If the Persians can drive back Prince Ormisdas’ cavalry and then attack the Lanciatti Legion with heavy cavalry, they may have a chance to break it and gain the flank of the Lanciatti phalanx (which, as with any phalanx, would spell a quick end to them). At that point, a foray of elephants behind the Persian heavy cavalry could wreak havoc on the remaining Roman cavalry (horses consider elephants their worst nightmare), giving the Persian cavalry and elephants free rein to hit the Legions’ flanks and rear.

Julian’s fate if the Persians get on his flank.

Encapsulated Elephants

This last bit sounds great for the Persians, but once again the Surenas seems to have gone out of his way to make it as hard as possible to pull off. His third line is entirely composed of elephants, and since the second line stretches almost completely across the board, the elephants are effectively hemmed in by their own troops. They have to wait for the cavalry and/or phalanxes to move forward or aside before they can thunder through and set about the business of terrorizing the Romans. Their ability to do this early and effectively is key to the Persian prospects of winning.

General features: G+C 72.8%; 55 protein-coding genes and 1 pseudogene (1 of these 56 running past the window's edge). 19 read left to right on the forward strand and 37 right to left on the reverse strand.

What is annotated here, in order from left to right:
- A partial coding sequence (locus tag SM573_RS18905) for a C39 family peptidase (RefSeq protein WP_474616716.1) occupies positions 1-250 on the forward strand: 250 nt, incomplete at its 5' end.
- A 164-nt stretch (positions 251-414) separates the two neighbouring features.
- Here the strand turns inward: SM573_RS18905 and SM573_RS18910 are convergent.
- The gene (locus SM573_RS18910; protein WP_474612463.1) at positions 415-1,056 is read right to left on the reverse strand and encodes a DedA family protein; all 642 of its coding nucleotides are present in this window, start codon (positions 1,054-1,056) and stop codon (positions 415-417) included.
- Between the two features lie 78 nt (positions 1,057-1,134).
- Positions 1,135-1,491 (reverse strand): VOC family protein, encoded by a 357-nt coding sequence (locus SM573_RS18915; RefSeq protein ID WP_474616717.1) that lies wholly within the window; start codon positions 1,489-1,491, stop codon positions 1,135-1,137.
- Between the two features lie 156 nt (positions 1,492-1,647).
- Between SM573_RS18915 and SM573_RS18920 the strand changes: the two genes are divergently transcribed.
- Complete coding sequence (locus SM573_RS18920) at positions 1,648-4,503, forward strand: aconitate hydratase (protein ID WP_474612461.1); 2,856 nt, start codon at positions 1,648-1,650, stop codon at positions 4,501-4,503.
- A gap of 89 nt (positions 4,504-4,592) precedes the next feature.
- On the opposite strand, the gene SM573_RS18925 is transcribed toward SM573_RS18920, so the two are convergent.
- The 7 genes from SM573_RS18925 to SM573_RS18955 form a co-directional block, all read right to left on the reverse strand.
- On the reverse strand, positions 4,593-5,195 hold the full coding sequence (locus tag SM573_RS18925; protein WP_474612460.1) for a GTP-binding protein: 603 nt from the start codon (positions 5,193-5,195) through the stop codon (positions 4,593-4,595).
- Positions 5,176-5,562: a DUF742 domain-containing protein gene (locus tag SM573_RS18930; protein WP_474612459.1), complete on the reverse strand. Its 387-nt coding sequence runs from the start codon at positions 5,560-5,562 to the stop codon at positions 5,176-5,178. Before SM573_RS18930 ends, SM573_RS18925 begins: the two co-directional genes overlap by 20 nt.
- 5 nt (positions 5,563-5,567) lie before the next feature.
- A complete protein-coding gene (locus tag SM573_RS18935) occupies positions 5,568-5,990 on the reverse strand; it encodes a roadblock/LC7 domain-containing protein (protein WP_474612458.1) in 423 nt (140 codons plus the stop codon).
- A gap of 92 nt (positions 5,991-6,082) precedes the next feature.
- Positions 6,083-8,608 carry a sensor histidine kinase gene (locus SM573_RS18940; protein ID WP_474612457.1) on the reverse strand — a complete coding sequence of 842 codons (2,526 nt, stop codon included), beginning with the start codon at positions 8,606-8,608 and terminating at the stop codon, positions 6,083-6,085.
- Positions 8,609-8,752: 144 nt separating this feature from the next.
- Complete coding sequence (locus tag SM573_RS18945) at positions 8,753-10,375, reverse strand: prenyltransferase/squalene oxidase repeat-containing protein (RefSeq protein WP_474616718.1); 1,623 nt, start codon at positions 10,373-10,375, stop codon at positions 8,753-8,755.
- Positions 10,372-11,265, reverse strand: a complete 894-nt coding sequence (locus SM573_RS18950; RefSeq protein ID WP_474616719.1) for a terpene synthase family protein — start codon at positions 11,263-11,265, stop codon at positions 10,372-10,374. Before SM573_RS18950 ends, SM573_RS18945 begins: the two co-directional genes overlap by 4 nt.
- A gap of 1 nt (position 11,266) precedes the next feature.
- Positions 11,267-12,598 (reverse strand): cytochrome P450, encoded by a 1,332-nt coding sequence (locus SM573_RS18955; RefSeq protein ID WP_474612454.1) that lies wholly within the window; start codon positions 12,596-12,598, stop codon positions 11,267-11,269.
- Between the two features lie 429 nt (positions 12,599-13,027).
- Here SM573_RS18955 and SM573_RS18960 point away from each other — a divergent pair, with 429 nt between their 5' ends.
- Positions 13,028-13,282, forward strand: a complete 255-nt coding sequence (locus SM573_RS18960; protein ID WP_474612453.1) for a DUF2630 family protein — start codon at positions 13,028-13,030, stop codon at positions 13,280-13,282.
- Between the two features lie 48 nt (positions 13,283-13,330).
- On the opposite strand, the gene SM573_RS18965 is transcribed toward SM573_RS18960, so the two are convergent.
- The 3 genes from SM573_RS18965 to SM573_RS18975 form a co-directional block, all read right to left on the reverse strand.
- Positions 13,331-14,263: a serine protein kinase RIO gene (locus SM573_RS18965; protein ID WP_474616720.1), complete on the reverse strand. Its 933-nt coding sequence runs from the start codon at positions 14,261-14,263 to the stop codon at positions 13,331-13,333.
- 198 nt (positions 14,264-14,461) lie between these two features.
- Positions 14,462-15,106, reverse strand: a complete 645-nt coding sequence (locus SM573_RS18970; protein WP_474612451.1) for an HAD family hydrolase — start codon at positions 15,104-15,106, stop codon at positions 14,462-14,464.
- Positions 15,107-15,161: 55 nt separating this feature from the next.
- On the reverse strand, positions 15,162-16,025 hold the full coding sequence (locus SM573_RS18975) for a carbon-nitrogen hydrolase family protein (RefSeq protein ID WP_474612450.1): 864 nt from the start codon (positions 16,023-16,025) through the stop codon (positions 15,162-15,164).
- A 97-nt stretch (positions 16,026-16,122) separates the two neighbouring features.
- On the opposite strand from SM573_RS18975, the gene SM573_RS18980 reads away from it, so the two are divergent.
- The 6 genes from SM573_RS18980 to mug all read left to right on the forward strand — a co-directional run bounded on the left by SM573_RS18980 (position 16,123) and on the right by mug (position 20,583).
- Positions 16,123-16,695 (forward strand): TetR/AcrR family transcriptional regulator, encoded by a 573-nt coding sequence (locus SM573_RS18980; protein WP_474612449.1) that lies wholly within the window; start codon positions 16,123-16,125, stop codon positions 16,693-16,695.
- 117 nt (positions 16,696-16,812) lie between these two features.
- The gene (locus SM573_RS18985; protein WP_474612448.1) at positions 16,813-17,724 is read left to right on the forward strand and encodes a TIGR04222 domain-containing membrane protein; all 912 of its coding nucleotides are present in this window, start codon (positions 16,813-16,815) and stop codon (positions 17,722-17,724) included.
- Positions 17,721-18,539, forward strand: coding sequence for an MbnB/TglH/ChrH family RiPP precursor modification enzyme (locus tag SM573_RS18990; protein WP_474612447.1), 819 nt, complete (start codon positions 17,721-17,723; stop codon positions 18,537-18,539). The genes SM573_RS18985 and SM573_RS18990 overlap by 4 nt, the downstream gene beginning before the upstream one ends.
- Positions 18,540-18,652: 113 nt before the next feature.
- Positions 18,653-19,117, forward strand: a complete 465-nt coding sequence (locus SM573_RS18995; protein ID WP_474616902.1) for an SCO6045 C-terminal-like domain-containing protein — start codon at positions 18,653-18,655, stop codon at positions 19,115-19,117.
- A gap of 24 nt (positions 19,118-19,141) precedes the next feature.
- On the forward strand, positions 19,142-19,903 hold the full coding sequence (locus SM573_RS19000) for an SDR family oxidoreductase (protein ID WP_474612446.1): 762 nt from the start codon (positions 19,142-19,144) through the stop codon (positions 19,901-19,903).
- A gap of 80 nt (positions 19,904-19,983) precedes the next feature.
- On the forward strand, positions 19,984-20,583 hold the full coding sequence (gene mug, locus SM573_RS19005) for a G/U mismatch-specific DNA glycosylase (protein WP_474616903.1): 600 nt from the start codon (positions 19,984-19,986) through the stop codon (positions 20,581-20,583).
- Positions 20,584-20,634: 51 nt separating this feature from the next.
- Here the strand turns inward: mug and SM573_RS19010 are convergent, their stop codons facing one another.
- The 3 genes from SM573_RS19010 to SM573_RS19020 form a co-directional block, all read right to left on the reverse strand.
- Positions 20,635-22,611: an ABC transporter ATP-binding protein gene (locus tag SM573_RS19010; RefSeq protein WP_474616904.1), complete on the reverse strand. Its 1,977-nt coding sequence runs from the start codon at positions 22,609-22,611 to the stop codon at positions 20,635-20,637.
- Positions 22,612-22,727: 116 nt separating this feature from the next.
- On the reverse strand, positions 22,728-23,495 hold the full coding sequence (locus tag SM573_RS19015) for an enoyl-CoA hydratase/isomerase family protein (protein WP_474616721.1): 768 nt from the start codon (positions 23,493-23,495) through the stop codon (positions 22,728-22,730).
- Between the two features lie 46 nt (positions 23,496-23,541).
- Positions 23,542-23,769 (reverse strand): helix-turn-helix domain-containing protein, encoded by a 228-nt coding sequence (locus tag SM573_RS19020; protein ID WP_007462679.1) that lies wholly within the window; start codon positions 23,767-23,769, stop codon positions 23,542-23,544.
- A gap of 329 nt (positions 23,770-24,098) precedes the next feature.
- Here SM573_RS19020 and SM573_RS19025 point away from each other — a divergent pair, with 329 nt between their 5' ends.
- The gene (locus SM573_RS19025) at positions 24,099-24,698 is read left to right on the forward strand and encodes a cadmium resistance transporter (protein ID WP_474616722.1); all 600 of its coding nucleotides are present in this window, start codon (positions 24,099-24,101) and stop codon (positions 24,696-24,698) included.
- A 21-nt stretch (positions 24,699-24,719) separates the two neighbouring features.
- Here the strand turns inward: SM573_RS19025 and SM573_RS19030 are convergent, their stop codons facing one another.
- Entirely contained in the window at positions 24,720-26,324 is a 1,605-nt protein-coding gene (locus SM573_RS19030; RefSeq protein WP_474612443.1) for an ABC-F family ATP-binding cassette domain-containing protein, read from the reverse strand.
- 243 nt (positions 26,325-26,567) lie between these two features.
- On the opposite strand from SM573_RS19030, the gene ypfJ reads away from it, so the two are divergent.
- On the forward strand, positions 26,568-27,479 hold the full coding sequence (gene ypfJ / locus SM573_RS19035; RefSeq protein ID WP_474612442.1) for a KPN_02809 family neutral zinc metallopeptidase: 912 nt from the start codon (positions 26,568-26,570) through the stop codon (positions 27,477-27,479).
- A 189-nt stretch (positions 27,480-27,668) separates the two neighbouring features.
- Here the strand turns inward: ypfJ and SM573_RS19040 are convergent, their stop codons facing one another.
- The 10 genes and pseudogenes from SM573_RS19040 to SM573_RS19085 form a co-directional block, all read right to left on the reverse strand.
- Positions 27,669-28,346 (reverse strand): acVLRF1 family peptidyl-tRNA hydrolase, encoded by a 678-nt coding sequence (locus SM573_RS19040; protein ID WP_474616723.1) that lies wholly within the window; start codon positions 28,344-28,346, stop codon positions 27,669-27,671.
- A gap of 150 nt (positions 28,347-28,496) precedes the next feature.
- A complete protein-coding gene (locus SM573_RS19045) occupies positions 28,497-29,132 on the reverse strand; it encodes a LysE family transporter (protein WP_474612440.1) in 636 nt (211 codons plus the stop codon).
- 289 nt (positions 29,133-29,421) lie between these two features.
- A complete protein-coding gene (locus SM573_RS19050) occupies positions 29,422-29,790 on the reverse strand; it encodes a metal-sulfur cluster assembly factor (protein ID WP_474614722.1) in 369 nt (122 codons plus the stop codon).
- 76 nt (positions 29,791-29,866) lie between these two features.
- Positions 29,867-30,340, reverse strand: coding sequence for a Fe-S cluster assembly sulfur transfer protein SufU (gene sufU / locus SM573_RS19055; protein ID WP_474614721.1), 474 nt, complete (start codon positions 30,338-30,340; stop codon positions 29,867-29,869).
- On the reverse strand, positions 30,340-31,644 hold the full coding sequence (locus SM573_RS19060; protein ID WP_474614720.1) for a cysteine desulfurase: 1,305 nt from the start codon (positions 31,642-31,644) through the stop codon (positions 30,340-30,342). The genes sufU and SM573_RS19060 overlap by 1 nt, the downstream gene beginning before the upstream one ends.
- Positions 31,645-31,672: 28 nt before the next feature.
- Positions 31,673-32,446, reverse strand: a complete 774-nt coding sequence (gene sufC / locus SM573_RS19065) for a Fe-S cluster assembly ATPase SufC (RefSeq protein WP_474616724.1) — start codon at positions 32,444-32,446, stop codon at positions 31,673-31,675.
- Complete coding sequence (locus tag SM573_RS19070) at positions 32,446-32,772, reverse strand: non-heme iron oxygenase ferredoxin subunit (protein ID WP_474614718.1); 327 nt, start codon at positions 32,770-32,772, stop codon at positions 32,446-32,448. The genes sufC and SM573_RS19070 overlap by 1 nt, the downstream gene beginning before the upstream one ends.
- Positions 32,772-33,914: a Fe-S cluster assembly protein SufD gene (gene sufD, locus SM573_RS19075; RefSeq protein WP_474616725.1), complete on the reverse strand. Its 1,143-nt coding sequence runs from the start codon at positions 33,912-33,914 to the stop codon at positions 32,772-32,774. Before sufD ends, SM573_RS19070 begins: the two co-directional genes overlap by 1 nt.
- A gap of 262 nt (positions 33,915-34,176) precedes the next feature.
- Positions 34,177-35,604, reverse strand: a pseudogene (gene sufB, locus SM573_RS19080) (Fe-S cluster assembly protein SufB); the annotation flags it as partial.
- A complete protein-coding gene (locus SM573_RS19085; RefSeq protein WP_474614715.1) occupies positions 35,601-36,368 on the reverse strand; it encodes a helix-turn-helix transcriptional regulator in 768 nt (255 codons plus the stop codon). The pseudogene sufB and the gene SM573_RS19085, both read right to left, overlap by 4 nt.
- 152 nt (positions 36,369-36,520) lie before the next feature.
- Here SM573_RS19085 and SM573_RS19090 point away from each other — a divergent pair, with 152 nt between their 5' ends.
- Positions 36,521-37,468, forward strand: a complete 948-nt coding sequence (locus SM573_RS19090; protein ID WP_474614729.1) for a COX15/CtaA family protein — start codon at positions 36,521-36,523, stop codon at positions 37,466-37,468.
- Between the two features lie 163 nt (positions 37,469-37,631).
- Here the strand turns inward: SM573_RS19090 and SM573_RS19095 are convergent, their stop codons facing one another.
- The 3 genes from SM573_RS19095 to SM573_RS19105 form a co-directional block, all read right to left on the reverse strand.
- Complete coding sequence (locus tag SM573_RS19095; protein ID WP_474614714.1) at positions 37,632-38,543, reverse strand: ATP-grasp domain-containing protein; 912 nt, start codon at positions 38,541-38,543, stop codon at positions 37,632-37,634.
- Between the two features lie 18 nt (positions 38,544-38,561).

Victory in Defeat

Luckily for the Persians, they can lose this battle and still win the war. Like Napoleon, Julian is far from home in a hostile land, and all the Surenas needs to do is to weaken Julian’s army enough so that hunger, thirst, exhaustion and Persian ambushes can pick his army to pieces later. Even if the Surenas suffers a complete rout here at Ctesiphon, Persia can still win if he inflicts enough step losses on the Legions. Scenario victory conditions state that Julian must have 10 more victory points than the Surenas at the end of play to win (with most step losses inflicted on the enemy counting as 1 VP, and heavy cavalry, legion and leader losses counting as 2 VP). As long as the Surenas can give as good as he gets, he will win if the Romans don’t beat him by 10 VP.

Game Summary

Turn 1

The players roll for initiative (with Julian having a base initiative of 5 to the Surenas’ 4). Julian wins and gets to activate three formations before the Persians can act. Prince Ormisdas on the left wing sends his one heavy and one light cavalry unit on his extreme left to charge the light cavalry on the Persian extreme right. The Persians fail their morale check to withstand the charge, and lose a step due to fleeing troops. However, those that stay inflict one step loss on the charging Roman light cavalry unit, and the heavy cavalry does only one step loss to the Persians on 10 dice rolled. The Persians repel the Roman charge, and the charging units must retreat.